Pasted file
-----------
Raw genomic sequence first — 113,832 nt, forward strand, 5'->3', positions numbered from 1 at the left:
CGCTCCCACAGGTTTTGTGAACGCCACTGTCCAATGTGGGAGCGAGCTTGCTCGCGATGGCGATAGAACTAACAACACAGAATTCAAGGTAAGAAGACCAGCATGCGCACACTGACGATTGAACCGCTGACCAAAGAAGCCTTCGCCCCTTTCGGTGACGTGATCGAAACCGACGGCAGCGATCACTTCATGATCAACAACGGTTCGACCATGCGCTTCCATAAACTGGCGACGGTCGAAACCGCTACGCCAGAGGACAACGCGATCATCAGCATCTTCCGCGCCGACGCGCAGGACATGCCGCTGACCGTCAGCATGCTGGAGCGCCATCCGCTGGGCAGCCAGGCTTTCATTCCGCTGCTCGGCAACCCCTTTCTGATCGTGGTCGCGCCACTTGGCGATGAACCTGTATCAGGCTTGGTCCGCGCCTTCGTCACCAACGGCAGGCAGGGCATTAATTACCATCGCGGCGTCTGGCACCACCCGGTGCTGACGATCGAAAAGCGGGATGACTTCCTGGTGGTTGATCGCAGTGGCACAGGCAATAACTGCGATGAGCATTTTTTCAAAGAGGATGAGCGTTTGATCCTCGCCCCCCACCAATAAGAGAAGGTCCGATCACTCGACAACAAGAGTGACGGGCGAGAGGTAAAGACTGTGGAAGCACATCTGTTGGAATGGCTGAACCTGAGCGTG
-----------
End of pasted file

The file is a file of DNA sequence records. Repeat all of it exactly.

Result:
Raw genomic sequence first — 113,832 nt, forward strand, 5'->3', positions numbered from 1 at the left:
CGCTCCCACAGGTTTTGTGAACGCCACTGTCCAATGTGGGAGCGAGCTTGCTCGCGATGGCGATAGAACTAACAACACAGAATTCAAGGTAAGAAGACCAGCATGCGCACACTGACGATTGAACCGCTGACCAAAGAAGCCTTCGCCCCTTTCGGTGACGTGATCGAAACCGACGGCAGCGATCACTTCATGATCAACAACGGTTCGACCATGCGCTTCCATAAACTGGCGACGGTCGAAACCGCTACGCCAGAGGACAACGCGATCATCAGCATCTTCCGCGCCGACGCGCAGGACATGCCGCTGACCGTCAGCATGCTGGAGCGCCATCCGCTGGGCAGCCAGGCTTTCATTCCGCTGCTCGGCAACCCCTTTCTGATCGTGGTCGCGCCACTTGGCGATGAACCTGTATCAGGCTTGGTCCGCGCCTTCGTCACCAACGGCAGGCAGGGCATTAATTACCATCGCGGCGTCTGGCACCACCCGGTGCTGACGATCGAAAAGCGGGATGACTTCCTGGTGGTTGATCGCAGTGGCACAGGCAATAACTGCGATGAGCATTTTTTCAAAGAGGATGAGCGTTTGATCCTCGCCCCCCACCAATAAGAGAAGGTCCGATCACTCGACAACAAGAGTGACGGGCGAGAGGTAAAGACTGTGGAAGCACATCTGTTGGAATGGCTGAACCTGAGCGTG